Will Your Health Insurance Pay for Your Weed?

Will Your Health Insurance Pay for Your Weed?

Introduction

Whether taken legally in some states for medicinal purposes or recreationally and illegally in others, marijuana is the drug of choice for many Americans. In fact, research as recent as 2013 indicates that marijuana use is on the rise. With voters across the country approving the legal use of medicinal marijuana, those figures only look to increase. Medicinal marijuana even stands to impact the health insurance marketplace. You might be used to getting your prescriptions covered through your insurance, but will you now be able to find one that pays for your weed, too?

Marijuana Use in America

A 2013 study conducted by Gallup revealed some interesting statistics about marijuana use in the U.S. A reported 38 percent of Americans admitted to trying marijuana up from 33 percent in 1985 and 34 percent in 1999. Few age boundaries exist as far as Americans’ marijuana use is concerned. Almost half of all individuals who have experimented with marijuana tried it for the first time between ages 30-49. In fact, this age group is the one most likely to be smoking weed today. According to Gallup, more individual’s ages 30 to 64 are smoking weed than their younger generation, young adults aged 18 to 29.

The Gallup poll further revealed little differences in marijuana use among races, education, and income levels. These findings show that marijuana use is pervasive in the U.S., with individuals from a variety of backgrounds smoking weed. While most are doing it recreationally, some marijuana use is for medicinal purposes, especially with changing laws in some states.

Marijuana Legality in the U.S.

Twenty U.S. states permit legal marijuana use in some capacity. State laws vary widely in this area even states that permit medicinal marijuana use have different laws on how it can be obtained and used. Proposals, propositions, state bills, and initiatives have been placed on many state ballots in recent years, with voters approving the legality of marijuana. For example, Arizona approved Proposition 203 in 2010, which allows qualifying patients to purchase a medical marijuana registry identification card. This card gives the patient permission to smoke weed for medicinal purposes, as prescribed by his or her physician. Other states have similar cards, which ensure that the patient can smoke weed to ease the symptoms of a range of debilitating conditions without being arrested or charged with a crime.

Impact on Health Insurance

Recent trends show that more and more voters are saying “yes” to legalizing marijuana. With medicinal marijuana accepted a legal treatment option in 20 states, it’s time to consider its impact on health care. As it stands today, medicinal marijuana does not have to be covered by health insurance, and federally funded health care programs such as Medicaid do not cover medicinal marijuana. Checking out healthcare.gov is not going to reveal an insurance plan that covers weed. So, while using marijuana for medicinal purposes is legal in many states, it still comes at the cost of the patient.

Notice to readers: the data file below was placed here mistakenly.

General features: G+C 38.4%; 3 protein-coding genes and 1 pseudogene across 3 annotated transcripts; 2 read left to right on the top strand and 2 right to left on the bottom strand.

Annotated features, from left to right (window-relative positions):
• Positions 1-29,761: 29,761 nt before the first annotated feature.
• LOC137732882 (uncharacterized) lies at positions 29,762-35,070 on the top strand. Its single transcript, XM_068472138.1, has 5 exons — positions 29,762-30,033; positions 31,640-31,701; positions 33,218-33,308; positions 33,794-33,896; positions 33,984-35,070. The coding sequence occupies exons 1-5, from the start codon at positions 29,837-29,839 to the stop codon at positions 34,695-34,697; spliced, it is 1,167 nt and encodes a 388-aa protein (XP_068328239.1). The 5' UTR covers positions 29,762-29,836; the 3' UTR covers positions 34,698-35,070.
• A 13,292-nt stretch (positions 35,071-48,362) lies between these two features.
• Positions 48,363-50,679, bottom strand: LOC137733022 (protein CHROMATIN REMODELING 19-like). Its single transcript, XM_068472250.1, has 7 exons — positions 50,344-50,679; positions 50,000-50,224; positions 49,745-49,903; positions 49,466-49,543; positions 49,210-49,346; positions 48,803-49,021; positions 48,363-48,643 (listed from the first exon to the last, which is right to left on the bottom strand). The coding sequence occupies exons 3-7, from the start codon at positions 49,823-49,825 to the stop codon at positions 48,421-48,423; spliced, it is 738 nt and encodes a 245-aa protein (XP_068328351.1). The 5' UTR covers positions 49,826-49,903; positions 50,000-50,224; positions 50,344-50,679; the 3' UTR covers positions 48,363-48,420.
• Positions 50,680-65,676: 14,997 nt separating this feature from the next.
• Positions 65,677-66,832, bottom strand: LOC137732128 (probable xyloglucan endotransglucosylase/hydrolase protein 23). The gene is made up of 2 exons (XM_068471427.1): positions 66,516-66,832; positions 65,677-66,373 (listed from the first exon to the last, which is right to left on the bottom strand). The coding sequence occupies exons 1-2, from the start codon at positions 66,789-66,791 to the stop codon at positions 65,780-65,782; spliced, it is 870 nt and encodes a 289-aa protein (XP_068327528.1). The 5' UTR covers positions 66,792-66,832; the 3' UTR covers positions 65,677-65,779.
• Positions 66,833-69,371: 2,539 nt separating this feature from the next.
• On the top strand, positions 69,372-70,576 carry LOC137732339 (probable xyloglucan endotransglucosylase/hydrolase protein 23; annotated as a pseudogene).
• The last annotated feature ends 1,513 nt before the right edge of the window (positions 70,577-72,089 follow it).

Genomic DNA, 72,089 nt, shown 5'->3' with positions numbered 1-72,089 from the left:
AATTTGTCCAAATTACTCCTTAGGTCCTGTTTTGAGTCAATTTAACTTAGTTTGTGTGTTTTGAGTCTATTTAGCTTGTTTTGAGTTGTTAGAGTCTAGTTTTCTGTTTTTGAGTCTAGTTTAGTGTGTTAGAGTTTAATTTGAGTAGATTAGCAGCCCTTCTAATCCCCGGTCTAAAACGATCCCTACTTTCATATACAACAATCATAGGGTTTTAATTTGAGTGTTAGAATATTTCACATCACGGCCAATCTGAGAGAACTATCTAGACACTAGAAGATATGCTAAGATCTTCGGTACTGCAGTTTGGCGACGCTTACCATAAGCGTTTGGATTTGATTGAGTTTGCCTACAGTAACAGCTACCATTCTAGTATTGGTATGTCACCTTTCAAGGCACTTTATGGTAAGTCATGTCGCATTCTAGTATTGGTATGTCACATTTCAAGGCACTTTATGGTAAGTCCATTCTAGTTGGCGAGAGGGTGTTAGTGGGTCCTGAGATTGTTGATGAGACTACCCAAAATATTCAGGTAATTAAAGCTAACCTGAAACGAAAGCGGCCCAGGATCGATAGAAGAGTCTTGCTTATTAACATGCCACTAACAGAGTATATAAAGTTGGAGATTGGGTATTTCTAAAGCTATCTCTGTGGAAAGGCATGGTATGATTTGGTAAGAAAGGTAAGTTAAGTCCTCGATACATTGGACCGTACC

Looking Ahead

Platforms such as Jibe Health,   www.jibehealth.com match consumers based on their needs with affordable health insurance plans. Jibe Health also offers a variety of private health exchange plans options. Insurance Carriers include Bluecrossbluesheild.com Atena.com, Humana.com, Unitedhealth.com, Coventry, Cigna and many others.

However, even when you buy health insurance, you still have to pay out of pocket for medicinal marijuana because most laws state that insurance companies are not required to cover this treatment. So, for the time being, the answer to the question “Will my insurance pay for my weed?” is a resounding no.

That said, if marijuana is identified as an effective treatment for a range of conditions, proponents of medicinal marijuana have a valid argument in favor of insurance coverage. Research reveals that marijuana can help ease the symptoms and side effects of a range of conditions, helping individuals with cancer, HIV/AIDS, Lou Gehrig’s disease, Alzheimer’s disease, and a range of other chronic and debilitating conditions. If other prescriptions and treatments for these diseases are covered, why isn’t medical marijuana covered? In this form, weed is not an illegal drug being taken recreationally. Instead, it’s a prescription treatment just like your everyday antibiotic that is covered by health insurance. As the legality of marijuana shifts, will health insurance shift as well and, ultimately, cover weed as a treatment?

Those against insurance coverage would argue that the medicinal marijuana laws are open to fraud. Will individuals seeking easy access to weed fib about a health condition in order to get a legal prescription? Will unscrupulous health care practitioners seeking to increase their patient load readily dole out marijuana prescriptions? Will patients looking to score a weed prescription shop for doctors who are willing to prescribe marijuana for a range of benign medical issues, such as back pain or carpal tunnel syndrome? The mere potential for these problems to occur is enough for states and insurance companies to leave medical marijuana expenses up to the patient.

Conclusion

America’s views on marijuana legality are changing, and medicinal marijuana is a treatment option for an increasing number of citizens. This fluid situation will surely evolve over time, whether more states put medicinal marijuana on the ballot or insurance companies eventually cover this treatment or both.

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